My favourite supported spindle maker is Malcolm Fielding. He lives in Australia, and he creates devilishly divine spindles! He has an assortment of supported models, but he also makes drop spindles and he is working on his own take on the Turkish spindle.
I have really discovered spinning supported last December, when I decided to give it another go and stick with it (doing some SALs made that easier too). As my collection consisted of Turkish spindles mostly, I looked around to find some different supported models to try. I already knew MirkwoodArts and Enid Ashcroft, and Malcolm Fielding was new to me.
I dived straight in after reading the shining Etsy reviews, and purchased a Dyavol. The Dyavol is his Russian type spindle. It is long and slender, and the whorl has a small diameter compared to the shaft. It spun like nobody’s business. I was in love!
Of course I became curious about the other models. Next up was the Tahkli. A small spindle with a small, disc-shaped whorl. Perfect for spinning short fibers, because it spins real fast. It was also very lightweight, only 12 grams!
The next spindle I tried was the Pocket Tibetan. This is a smaller, lighter version of a full-size Tibetan, and it spins quite fast and long. I was surprised that, once again, this spindle stole my heart. Usually I mostly love one type of spindle from a certain maker, but in this case, they were all so nice that I could not pick a favourite!
I have also tried the Dervish. At some point, Malcolm found one that he made last year, with a slightly thicker shaft tip than he uses now, and I bought it because I was curious. This is a nice, steady, medium speed spindle. I must say that I prefer the thinner shaft, though.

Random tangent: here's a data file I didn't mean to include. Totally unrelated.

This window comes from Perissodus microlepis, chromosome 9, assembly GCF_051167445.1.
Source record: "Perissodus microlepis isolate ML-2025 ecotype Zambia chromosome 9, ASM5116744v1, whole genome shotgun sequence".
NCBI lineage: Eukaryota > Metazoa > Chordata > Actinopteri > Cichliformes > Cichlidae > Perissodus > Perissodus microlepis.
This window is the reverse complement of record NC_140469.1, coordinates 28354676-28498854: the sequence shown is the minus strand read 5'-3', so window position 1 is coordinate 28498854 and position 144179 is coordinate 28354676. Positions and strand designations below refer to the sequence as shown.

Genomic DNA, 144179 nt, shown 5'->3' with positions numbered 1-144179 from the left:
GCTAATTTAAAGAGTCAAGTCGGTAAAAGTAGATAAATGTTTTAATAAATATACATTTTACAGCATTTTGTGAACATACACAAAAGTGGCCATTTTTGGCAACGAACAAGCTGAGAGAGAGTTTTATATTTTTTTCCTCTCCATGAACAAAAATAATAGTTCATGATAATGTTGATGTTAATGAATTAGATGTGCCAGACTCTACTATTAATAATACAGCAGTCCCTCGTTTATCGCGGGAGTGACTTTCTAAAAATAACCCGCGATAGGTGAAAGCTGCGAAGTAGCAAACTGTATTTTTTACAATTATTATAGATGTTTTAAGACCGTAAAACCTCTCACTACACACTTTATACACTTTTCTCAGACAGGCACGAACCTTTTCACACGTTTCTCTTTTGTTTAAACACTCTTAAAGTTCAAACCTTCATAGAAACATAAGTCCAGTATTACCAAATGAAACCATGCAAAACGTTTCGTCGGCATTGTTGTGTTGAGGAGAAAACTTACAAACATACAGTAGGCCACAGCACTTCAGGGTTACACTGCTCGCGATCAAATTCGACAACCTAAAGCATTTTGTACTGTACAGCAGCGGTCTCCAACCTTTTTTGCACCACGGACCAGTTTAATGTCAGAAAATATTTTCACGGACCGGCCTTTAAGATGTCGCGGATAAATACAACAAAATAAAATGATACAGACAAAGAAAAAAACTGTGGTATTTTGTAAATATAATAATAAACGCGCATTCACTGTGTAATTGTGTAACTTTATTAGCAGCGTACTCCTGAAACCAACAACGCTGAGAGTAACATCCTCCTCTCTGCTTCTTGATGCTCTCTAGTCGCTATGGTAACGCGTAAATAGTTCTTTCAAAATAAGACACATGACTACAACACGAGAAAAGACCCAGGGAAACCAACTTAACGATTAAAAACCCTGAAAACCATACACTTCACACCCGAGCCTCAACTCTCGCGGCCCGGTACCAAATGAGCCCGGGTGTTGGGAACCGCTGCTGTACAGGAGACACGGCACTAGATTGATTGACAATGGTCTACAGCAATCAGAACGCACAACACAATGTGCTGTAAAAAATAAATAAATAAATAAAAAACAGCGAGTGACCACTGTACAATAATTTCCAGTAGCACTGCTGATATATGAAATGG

Malcolm also has an apprentice, Jory, who is learning to make spindles from the master himself. Jory is doing great, and his spindles now make it into the shop as they are now good enough, quality-wise (and Malcolm is quite strict about that, I expect). I bought one of the first that were offered, a Midi Puyok. It’s an incredible spinner, very fast and steady, and definitely as good as what Malcolm offers himself.
Jory is now also starting to create his own models (the Teardrop, for example), and it is great to see how the skills that Malcolm has developed and refined over the years are now passed on to the next generation!
I’m very impressed with both Malcolm’s and Jory’s work. The spindles they offer are incredibly stable and well-finished. They are true heirloom quality. I can highly recommend their spindles to any serious spinner who wants to buy a great spindle. Just pick one in the wood/weight you like, it will definitely spin great. You can’t go wrong, really!
On a side note: Malcolm also sells fiber in his shop. He usually sends a small quantity with the spindles he sells. I’ve really fallen in love with the superfine Tasmanian merino he offers. It spins like a dream!
1 thought on “Review: Malcolm Fielding”
Aaaand now I have to try them! They’re all so pretty! <3